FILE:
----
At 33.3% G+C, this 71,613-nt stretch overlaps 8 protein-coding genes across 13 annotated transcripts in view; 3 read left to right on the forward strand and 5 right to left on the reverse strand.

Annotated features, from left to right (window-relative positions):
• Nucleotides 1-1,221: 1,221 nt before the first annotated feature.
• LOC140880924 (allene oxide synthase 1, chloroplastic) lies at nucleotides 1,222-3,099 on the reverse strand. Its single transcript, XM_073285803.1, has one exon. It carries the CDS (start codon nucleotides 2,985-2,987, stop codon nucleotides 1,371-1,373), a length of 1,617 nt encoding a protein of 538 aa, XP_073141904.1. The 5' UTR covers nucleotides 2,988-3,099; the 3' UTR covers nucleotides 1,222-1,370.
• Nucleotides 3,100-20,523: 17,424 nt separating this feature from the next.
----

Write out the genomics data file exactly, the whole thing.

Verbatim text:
At 33.3% G+C, this 71,613-nt stretch overlaps 8 protein-coding genes across 13 annotated transcripts in view; 3 read left to right on the forward strand and 5 right to left on the reverse strand.

Annotated features, from left to right (window-relative positions):
• Nucleotides 1-1,221: 1,221 nt before the first annotated feature.
• LOC140880924 (allene oxide synthase 1, chloroplastic) lies at nucleotides 1,222-3,099 on the reverse strand. Its single transcript, XM_073285803.1, has one exon. It carries the CDS (start codon nucleotides 2,985-2,987, stop codon nucleotides 1,371-1,373), a length of 1,617 nt encoding a protein of 538 aa, XP_073141904.1. The 5' UTR covers nucleotides 2,988-3,099; the 3' UTR covers nucleotides 1,222-1,370.
• Nucleotides 3,100-20,523: 17,424 nt separating this feature from the next.